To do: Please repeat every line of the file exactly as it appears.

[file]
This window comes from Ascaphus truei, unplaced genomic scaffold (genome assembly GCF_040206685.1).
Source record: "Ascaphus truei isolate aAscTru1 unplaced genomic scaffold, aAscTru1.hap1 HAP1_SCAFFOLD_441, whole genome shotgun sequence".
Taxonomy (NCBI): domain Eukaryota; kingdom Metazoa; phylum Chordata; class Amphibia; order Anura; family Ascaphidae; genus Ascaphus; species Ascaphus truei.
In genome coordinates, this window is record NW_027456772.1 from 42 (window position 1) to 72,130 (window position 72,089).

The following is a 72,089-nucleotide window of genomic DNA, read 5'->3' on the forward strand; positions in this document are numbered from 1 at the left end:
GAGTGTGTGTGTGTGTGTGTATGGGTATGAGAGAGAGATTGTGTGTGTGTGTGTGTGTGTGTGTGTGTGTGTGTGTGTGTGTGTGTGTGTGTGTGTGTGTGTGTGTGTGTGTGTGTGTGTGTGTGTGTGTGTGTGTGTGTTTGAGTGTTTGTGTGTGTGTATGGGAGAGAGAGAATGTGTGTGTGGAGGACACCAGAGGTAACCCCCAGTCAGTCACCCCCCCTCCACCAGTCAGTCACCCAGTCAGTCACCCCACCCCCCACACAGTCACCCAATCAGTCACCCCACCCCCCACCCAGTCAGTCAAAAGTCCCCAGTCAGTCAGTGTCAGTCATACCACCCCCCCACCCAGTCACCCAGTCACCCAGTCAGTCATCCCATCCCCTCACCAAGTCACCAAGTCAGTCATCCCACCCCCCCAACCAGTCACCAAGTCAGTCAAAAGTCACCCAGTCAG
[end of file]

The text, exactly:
This window comes from Ascaphus truei, unplaced genomic scaffold (genome assembly GCF_040206685.1).
Source record: "Ascaphus truei isolate aAscTru1 unplaced genomic scaffold, aAscTru1.hap1 HAP1_SCAFFOLD_441, whole genome shotgun sequence".
Taxonomy (NCBI): domain Eukaryota; kingdom Metazoa; phylum Chordata; class Amphibia; order Anura; family Ascaphidae; genus Ascaphus; species Ascaphus truei.
In genome coordinates, this window is record NW_027456772.1 from 42 (window position 1) to 72,130 (window position 72,089).

The following is a 72,089-nucleotide window of genomic DNA, read 5'->3' on the forward strand; positions in this document are numbered from 1 at the left end:
GAGTGTGTGTGTGTGTGTGTATGGGTATGAGAGAGAGATTGTGTGTGTGTGTGTGTGTGTGTGTGTGTGTGTGTGTGTGTGTGTGTGTGTGTGTGTGTGTGTGTGTGTGTGTGTGTGTGTGTGTGTGTGTGTGTGTGTGTTTGAGTGTTTGTGTGTGTGTATGGGAGAGAGAGAATGTGTGTGTGGAGGACACCAGAGGTAACCCCCAGTCAGTCACCCCCCCTCCACCAGTCAGTCACCCAGTCAGTCACCCCACCCCCCACACAGTCACCCAATCAGTCACCCCACCCCCCACCCAGTCAGTCAAAAGTCCCCAGTCAGTCAGTGTCAGTCATACCACCCCCCCACCCAGTCACCCAGTCACCCAGTCAGTCATCCCATCCCCTCACCAAGTCACCAAGTCAGTCATCCCACCCCCCCAACCAGTCACCAAGTCAGTCAAAAGTCACCCAGTCAG